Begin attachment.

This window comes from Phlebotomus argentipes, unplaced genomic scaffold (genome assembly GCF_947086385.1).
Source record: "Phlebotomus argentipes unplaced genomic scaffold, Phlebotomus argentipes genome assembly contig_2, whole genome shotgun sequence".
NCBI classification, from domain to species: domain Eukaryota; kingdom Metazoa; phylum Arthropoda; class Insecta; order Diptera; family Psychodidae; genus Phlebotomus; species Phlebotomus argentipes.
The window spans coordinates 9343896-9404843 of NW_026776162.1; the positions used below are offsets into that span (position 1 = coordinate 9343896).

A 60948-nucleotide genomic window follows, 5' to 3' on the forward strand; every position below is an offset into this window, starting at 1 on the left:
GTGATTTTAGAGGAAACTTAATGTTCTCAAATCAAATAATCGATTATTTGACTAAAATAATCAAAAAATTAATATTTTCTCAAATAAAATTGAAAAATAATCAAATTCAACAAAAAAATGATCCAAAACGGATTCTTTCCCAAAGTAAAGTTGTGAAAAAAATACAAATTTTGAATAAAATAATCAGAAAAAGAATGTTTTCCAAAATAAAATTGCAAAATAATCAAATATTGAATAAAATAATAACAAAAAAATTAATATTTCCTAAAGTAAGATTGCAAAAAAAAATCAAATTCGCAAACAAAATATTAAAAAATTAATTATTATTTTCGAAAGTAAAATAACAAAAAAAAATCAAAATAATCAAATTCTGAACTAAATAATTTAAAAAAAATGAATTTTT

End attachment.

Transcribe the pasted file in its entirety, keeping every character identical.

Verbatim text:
This window comes from Phlebotomus argentipes, unplaced genomic scaffold (genome assembly GCF_947086385.1).
Source record: "Phlebotomus argentipes unplaced genomic scaffold, Phlebotomus argentipes genome assembly contig_2, whole genome shotgun sequence".
NCBI classification, from domain to species: domain Eukaryota; kingdom Metazoa; phylum Arthropoda; class Insecta; order Diptera; family Psychodidae; genus Phlebotomus; species Phlebotomus argentipes.
The window spans coordinates 9343896-9404843 of NW_026776162.1; the positions used below are offsets into that span (position 1 = coordinate 9343896).

A 60948-nucleotide genomic window follows, 5' to 3' on the forward strand; every position below is an offset into this window, starting at 1 on the left:
GTGATTTTAGAGGAAACTTAATGTTCTCAAATCAAATAATCGATTATTTGACTAAAATAATCAAAAAATTAATATTTTCTCAAATAAAATTGAAAAATAATCAAATTCAACAAAAAAATGATCCAAAACGGATTCTTTCCCAAAGTAAAGTTGTGAAAAAAATACAAATTTTGAATAAAATAATCAGAAAAAGAATGTTTTCCAAAATAAAATTGCAAAATAATCAAATATTGAATAAAATAATAACAAAAAAATTAATATTTCCTAAAGTAAGATTGCAAAAAAAAATCAAATTCGCAAACAAAATATTAAAAAATTAATTATTATTTTCGAAAGTAAAATAACAAAAAAAAATCAAAATAATCAAATTCTGAACTAAATAATTTAAAAAAAATGAATTTTT